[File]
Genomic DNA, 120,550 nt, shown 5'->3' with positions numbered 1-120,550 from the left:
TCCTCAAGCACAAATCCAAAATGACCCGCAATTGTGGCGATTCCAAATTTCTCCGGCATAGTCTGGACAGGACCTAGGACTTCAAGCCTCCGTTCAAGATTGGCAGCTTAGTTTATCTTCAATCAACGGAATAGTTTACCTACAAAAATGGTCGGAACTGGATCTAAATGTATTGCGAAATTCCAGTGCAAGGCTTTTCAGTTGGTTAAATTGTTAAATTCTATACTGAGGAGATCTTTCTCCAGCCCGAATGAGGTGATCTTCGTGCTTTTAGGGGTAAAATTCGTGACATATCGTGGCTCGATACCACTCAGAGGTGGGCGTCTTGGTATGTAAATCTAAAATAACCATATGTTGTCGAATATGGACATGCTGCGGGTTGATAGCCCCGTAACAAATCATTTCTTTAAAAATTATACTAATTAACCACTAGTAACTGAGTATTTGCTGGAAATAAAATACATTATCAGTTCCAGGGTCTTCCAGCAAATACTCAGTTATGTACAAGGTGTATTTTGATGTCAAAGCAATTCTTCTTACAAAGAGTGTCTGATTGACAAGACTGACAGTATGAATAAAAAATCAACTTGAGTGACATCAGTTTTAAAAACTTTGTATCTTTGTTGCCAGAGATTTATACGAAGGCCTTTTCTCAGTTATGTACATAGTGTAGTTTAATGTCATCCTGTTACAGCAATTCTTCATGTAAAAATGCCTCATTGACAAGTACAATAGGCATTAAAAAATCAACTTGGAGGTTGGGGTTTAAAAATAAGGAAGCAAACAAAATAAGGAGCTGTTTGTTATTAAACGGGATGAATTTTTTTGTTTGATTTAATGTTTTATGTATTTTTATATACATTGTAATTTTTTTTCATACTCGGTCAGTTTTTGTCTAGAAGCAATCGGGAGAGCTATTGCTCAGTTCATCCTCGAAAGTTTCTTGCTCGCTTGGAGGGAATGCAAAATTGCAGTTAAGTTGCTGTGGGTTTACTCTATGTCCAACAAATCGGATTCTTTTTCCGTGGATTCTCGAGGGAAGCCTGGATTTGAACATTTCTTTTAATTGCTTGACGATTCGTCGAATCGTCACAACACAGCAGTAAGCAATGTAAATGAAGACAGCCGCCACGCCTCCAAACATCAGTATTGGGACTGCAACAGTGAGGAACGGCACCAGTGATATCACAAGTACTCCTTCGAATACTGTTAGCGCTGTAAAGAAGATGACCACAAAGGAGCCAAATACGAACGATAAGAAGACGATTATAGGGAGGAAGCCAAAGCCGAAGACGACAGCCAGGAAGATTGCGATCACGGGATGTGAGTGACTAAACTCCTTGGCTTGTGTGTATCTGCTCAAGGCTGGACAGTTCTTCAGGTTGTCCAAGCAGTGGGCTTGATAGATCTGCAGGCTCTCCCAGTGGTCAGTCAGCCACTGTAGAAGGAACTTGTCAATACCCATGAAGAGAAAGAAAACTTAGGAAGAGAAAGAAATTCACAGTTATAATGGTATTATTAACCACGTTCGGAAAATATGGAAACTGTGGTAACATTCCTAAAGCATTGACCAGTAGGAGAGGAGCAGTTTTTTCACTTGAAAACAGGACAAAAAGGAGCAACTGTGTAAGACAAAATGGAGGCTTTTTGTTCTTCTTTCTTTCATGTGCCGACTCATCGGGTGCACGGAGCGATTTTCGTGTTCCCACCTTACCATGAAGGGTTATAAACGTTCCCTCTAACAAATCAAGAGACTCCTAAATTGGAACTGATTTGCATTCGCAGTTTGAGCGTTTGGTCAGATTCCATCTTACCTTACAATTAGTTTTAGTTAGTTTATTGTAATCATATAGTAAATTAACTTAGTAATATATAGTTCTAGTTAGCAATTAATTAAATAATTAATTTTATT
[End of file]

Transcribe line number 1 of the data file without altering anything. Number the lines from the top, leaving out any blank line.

Genomic DNA, 120,550 nt, shown 5'->3' with positions numbered 1-120,550 from the left: